Julio C�sar Ch�vez's reputation was in free fall. Regarded not long ago as that mythical champion of boxing—the world's best fighter, pound for pound—the man from Culiac�n, Mexico, had lately been seen more as a cultural phenomenon, an athlete whose immense popularity in his hero-starved country carried him further than did his skills. His decline became precipitous in September 1993, when Ch�vez, then 87-0 with 72 knockouts, met his chief rival for the pound-for-pound honor, Pernell Whitaker, and escaped with a generously bestowed draw. When he suffered his first loss, to Frankie Randall, last January and then won a dubious decision in a rematch with Randall four months later, it was almost possible to dismiss the Ch�vez legend.
And it wasn't only the U.S. press that subscribed to this revisionist history. In August many of his own countrymen booed him when he appeared at an NFL preseason game in Mexico City. The descent was disheartening to those in Mexico and elsewhere who had characterized Ch�vez in spirit and achievement as his country's answer to Muhammad Ali. After the loss to Randall, which cost Ch�vez his WBC super lightweight title, Mexican fans had been able to forgive his brief inattention to the sport. But the rematch was a different story; he more or less quit in a difficult fight but was awarded the decision when he claimed he could not continue after a head butt. It was a sorry victory that threatened to cancel out the goodwill of his people.
Last week, as he celebrated Mexican Independence Day with thousands of his countrymen in Las Vegas, Ch�vez arrested that decline and restored some luster to his reputation with a successful defense of his title. And he did it against the man who, 3� years before the draw with Whitaker, first showed Ch�vez to be mortal.
In March 1990, in Las Vegas, Ch�vez tried to consolidate his reputation north of the border by taking on Meldrick Taylor, a 1984 Olympic gold-medal winner with lightning-fast hands and no losses in 25 pro fights. A convincing victory over Taylor would have forever cemented Ch�vez's greatness. But the fight ended strangely when Ch�vez, behind on two of the three judges' cards, knocked Taylor out in the final seconds. Nobody who saw Taylor afterward or knew how much blood he had swallowed during the bout doubted that Ch�vez had won the fight. But the manner of Ch�vez's escape—referee Richard Steele had waved the fight to a halt with two seconds left and Taylor still on his feet—aroused doubts. Thereafter Ch�vez seemed less fearsome.
Last Saturday night, at the MGM Grand hotel, Ch�vez shocked Taylor with a left hand midway through Round 8. The punch sent Taylor staggering backward across the ring, where he fell on the seat of his pants, heels up. Seconds later, after Taylor had regained his feet, referee Mills Lane stepped between the two fighters, gripped Taylor's neck and sadly shook his head. The bout was over.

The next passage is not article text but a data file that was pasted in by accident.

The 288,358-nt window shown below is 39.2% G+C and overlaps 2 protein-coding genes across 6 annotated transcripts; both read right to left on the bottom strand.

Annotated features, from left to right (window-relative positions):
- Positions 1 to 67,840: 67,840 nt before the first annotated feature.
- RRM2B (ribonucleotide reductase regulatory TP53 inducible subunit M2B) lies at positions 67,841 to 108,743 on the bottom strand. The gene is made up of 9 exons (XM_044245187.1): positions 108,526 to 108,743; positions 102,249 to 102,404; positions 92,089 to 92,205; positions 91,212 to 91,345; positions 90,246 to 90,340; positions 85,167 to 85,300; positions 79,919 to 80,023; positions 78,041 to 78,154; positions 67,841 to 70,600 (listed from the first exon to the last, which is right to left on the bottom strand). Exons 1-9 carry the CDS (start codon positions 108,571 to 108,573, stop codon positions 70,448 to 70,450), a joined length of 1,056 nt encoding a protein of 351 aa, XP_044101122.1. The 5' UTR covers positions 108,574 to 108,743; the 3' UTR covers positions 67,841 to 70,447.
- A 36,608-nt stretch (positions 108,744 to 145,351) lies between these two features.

The TKO bought Ch�vez some time. His record now stands at 91-1-1, and he wants to finish out his career in 1995, topping out at an even 100 fights. He knows he will have a third fight with Randall, who won the WBA 140-pound title earlier in the evening with a lopsided decision over Juan Coggi, and he is prepared for a difficult fight. But he seems determined to do whatever it takes to prevent more booing, although surely he must know that anybody who boxes long enough, or rather too long, arranges his own shame.
According to Ch�vez's trainer, Emanuel Steward, who was brought in before the second Randall fight, Ch�vez has returned to basics. "He went back to this village called Temoaya to train, the end of the world as far as I'm concerned," says Steward, marveling at Ch�vez's almost mystical respect for his heritage—throughout his career Ch�vez had retreated to the isolated mountain village to prepare for his fights. "Can't even breathe there. He lived like an Indian, eating his fish soup. People would be beating their wash on rocks. It was very Third World, but the tradition of it was very important to him."
Steward says that the 32-year-old Ch�vez was desperate to recapture the elements of his fabulously successful youth. Training for Taylor, Ch�vez seemed impelled by his own history. Two weeks before the fight he began working his way north from Temoaya, staying with the same poor family in Tijuana that had housed him at the start of his career.
"He'd take me through Tijuana," says Steward, "and show me where he bought his first car, got his first woman." Ch�vez duplicated the old times in every particular, training at Cheto Gonzalez's gym for three days, boxing a 10-round exhibition for some charity there, just as he had years ago, and then heading to Los Angeles for the ritual buying of cars. "He bought three this time," says Steward. "He found out I had a Rolls-Royce Corniche, so we get to Los Angeles and he buys the Rolls and a Mercedes. He has 30 cars now, I think." Perhaps the latest buying spree reminded him of when he bought his first Jeep, in Tijuana, years and millions of dollars ago.
Of course, time and success do change people, and though Ch�vez may have trained in a poor Indian village, he nevertheless kept tabs on his various businesses, talking on a cellular phone even between rounds as handlers toweled him off. Yet Ch�vez is shrewd enough to know that he cannot divide his attention like this for long. He knows time is running out on his boxing career.